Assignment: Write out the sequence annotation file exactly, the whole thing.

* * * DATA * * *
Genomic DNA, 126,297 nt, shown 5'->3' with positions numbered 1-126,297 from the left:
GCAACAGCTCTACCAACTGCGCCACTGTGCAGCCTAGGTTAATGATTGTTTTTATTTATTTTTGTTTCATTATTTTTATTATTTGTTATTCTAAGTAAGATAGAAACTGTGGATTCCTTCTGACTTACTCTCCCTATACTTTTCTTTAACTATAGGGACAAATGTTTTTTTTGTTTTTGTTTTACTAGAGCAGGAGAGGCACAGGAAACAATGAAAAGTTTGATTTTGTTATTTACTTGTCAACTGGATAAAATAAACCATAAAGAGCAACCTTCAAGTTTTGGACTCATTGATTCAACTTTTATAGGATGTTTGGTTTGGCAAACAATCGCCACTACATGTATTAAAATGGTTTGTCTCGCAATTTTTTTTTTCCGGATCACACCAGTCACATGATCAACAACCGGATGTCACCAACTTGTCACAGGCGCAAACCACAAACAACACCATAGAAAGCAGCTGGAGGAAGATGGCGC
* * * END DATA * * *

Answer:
Genomic DNA, 126,297 nt, shown 5'->3' with positions numbered 1-126,297 from the left:
GCAACAGCTCTACCAACTGCGCCACTGTGCAGCCTAGGTTAATGATTGTTTTTATTTATTTTTGTTTCATTATTTTTATTATTTGTTATTCTAAGTAAGATAGAAACTGTGGATTCCTTCTGACTTACTCTCCCTATACTTTTCTTTAACTATAGGGACAAATGTTTTTTTTGTTTTTGTTTTACTAGAGCAGGAGAGGCACAGGAAACAATGAAAAGTTTGATTTTGTTATTTACTTGTCAACTGGATAAAATAAACCATAAAGAGCAACCTTCAAGTTTTGGACTCATTGATTCAACTTTTATAGGATGTTTGGTTTGGCAAACAATCGCCACTACATGTATTAAAATGGTTTGTCTCGCAATTTTTTTTTTCCGGATCACACCAGTCACATGATCAACAACCGGATGTCACCAACTTGTCACAGGCGCAAACCACAAACAACACCATAGAAAGCAGCTGGAGGAAGATGGCGC